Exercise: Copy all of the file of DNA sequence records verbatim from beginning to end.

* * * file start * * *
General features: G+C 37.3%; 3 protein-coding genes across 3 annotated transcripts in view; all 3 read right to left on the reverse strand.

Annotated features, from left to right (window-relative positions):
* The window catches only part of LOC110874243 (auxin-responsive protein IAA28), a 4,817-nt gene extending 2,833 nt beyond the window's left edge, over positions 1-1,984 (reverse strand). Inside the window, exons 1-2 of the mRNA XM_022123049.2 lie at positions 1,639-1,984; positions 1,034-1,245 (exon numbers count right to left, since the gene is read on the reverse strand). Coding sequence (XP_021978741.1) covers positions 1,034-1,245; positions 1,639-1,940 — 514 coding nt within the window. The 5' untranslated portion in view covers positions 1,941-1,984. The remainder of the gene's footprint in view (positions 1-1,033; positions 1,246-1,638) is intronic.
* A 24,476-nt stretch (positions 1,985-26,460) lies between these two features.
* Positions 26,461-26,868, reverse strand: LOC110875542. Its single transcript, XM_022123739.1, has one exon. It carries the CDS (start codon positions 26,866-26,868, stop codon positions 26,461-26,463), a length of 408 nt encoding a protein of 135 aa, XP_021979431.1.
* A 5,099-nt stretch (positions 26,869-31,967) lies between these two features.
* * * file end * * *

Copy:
General features: G+C 37.3%; 3 protein-coding genes across 3 annotated transcripts in view; all 3 read right to left on the reverse strand.

Annotated features, from left to right (window-relative positions):
* The window catches only part of LOC110874243 (auxin-responsive protein IAA28), a 4,817-nt gene extending 2,833 nt beyond the window's left edge, over positions 1-1,984 (reverse strand). Inside the window, exons 1-2 of the mRNA XM_022123049.2 lie at positions 1,639-1,984; positions 1,034-1,245 (exon numbers count right to left, since the gene is read on the reverse strand). Coding sequence (XP_021978741.1) covers positions 1,034-1,245; positions 1,639-1,940 — 514 coding nt within the window. The 5' untranslated portion in view covers positions 1,941-1,984. The remainder of the gene's footprint in view (positions 1-1,033; positions 1,246-1,638) is intronic.
* A 24,476-nt stretch (positions 1,985-26,460) lies between these two features.
* Positions 26,461-26,868, reverse strand: LOC110875542. Its single transcript, XM_022123739.1, has one exon. It carries the CDS (start codon positions 26,866-26,868, stop codon positions 26,461-26,463), a length of 408 nt encoding a protein of 135 aa, XP_021979431.1.
* A 5,099-nt stretch (positions 26,869-31,967) lies between these two features.